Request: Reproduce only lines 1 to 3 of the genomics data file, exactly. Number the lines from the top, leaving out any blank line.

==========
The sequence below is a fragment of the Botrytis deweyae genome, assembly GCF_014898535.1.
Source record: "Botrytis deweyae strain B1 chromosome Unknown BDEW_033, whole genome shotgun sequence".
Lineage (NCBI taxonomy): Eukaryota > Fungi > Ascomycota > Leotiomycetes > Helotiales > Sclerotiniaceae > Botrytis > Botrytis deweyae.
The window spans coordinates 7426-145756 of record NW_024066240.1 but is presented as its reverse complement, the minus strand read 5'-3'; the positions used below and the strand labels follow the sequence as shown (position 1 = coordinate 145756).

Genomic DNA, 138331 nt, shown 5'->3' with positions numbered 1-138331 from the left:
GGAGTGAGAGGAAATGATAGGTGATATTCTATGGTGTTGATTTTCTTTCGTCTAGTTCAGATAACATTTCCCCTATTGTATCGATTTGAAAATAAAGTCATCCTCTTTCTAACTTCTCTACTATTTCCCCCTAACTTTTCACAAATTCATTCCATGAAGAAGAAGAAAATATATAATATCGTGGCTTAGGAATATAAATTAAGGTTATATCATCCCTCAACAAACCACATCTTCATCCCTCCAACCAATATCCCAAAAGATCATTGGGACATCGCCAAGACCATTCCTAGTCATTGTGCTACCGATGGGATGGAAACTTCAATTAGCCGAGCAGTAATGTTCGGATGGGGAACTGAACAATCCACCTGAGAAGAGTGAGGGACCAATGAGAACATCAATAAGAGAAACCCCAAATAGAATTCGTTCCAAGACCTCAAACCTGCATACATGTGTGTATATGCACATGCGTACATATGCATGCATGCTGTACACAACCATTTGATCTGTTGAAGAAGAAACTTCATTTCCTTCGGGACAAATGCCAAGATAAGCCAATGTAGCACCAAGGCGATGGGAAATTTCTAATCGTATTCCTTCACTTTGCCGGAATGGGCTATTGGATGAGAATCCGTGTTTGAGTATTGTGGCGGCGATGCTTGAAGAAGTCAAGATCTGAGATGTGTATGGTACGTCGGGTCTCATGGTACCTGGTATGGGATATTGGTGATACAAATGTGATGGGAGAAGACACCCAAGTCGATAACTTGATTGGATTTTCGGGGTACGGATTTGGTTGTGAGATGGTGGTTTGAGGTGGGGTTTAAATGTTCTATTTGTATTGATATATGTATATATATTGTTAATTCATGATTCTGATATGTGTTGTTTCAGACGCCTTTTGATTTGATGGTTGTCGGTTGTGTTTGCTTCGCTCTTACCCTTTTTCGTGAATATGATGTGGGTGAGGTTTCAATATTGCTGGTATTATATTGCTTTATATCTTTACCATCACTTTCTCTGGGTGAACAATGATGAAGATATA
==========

The sequence below is a fragment of the Botrytis deweyae genome, assembly GCF_014898535.1.
Source record: "Botrytis deweyae strain B1 chromosome Unknown BDEW_033, whole genome shotgun sequence".
Lineage (NCBI taxonomy): Eukaryota > Fungi > Ascomycota > Leotiomycetes > Helotiales > Sclerotiniaceae > Botrytis > Botrytis deweyae.